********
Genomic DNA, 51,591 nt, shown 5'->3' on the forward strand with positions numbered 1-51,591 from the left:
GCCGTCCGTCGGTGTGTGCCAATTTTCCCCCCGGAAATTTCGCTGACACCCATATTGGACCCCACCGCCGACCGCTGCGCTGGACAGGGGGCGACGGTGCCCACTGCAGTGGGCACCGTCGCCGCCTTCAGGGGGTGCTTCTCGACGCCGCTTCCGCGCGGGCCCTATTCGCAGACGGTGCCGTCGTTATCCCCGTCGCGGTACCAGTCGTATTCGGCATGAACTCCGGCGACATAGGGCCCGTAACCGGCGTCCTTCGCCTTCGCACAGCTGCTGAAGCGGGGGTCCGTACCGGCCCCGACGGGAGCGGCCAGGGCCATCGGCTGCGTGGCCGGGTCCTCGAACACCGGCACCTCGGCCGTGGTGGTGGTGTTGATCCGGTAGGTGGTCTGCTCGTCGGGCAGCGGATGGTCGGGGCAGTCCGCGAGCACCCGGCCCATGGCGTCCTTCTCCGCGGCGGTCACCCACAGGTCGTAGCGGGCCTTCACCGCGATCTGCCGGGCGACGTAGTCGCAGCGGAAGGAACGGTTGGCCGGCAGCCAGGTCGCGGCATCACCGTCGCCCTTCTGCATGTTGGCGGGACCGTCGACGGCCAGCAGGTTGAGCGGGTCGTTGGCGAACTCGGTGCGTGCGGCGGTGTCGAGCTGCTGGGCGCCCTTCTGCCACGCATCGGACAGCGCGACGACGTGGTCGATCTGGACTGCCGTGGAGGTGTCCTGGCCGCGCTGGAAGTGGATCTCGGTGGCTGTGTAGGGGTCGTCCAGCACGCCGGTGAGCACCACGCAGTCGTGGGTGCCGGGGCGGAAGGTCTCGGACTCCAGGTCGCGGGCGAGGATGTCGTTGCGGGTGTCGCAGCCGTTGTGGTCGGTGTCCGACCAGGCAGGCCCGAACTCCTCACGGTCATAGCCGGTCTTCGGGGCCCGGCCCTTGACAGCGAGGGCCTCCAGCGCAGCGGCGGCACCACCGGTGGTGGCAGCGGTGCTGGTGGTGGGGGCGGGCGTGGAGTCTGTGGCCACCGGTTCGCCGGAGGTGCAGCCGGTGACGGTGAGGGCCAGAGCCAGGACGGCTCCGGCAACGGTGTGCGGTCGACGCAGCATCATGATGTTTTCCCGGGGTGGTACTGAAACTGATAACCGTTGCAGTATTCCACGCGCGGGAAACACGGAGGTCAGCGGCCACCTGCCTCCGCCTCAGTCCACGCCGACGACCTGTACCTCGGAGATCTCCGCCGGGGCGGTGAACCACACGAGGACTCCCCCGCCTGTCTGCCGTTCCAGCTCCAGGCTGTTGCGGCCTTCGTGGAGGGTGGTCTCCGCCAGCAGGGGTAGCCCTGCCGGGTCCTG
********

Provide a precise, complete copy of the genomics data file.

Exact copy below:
Genomic DNA, 51,591 nt, shown 5'->3' on the forward strand with positions numbered 1-51,591 from the left:
GCCGTCCGTCGGTGTGTGCCAATTTTCCCCCCGGAAATTTCGCTGACACCCATATTGGACCCCACCGCCGACCGCTGCGCTGGACAGGGGGCGACGGTGCCCACTGCAGTGGGCACCGTCGCCGCCTTCAGGGGGTGCTTCTCGACGCCGCTTCCGCGCGGGCCCTATTCGCAGACGGTGCCGTCGTTATCCCCGTCGCGGTACCAGTCGTATTCGGCATGAACTCCGGCGACATAGGGCCCGTAACCGGCGTCCTTCGCCTTCGCACAGCTGCTGAAGCGGGGGTCCGTACCGGCCCCGACGGGAGCGGCCAGGGCCATCGGCTGCGTGGCCGGGTCCTCGAACACCGGCACCTCGGCCGTGGTGGTGGTGTTGATCCGGTAGGTGGTCTGCTCGTCGGGCAGCGGATGGTCGGGGCAGTCCGCGAGCACCCGGCCCATGGCGTCCTTCTCCGCGGCGGTCACCCACAGGTCGTAGCGGGCCTTCACCGCGATCTGCCGGGCGACGTAGTCGCAGCGGAAGGAACGGTTGGCCGGCAGCCAGGTCGCGGCATCACCGTCGCCCTTCTGCATGTTGGCGGGACCGTCGACGGCCAGCAGGTTGAGCGGGTCGTTGGCGAACTCGGTGCGTGCGGCGGTGTCGAGCTGCTGGGCGCCCTTCTGCCACGCATCGGACAGCGCGACGACGTGGTCGATCTGGACTGCCGTGGAGGTGTCCTGGCCGCGCTGGAAGTGGATCTCGGTGGCTGTGTAGGGGTCGTCCAGCACGCCGGTGAGCACCACGCAGTCGTGGGTGCCGGGGCGGAAGGTCTCGGACTCCAGGTCGCGGGCGAGGATGTCGTTGCGGGTGTCGCAGCCGTTGTGGTCGGTGTCCGACCAGGCAGGCCCGAACTCCTCACGGTCATAGCCGGTCTTCGGGGCCCGGCCCTTGACAGCGAGGGCCTCCAGCGCAGCGGCGGCACCACCGGTGGTGGCAGCGGTGCTGGTGGTGGGGGCGGGCGTGGAGTCTGTGGCCACCGGTTCGCCGGAGGTGCAGCCGGTGACGGTGAGGGCCAGAGCCAGGACGGCTCCGGCAACGGTGTGCGGTCGACGCAGCATCATGATGTTTTCCCGGGGTGGTACTGAAACTGATAACCGTTGCAGTATTCCACGCGCGGGAAACACGGAGGTCAGCGGCCACCTGCCTCCGCCTCAGTCCACGCCGACGACCTGTACCTCGGAGATCTCCGCCGGGGCGGTGAACCACACGAGGACTCCCCCGCCTGTCTGCCGTTCCAGCTCCAGGCTGTTGCGGCCTTCGTGGAGGGTGGTCTCCGCCAGCAGGGGTAGCCCTGCCGGGTCCTG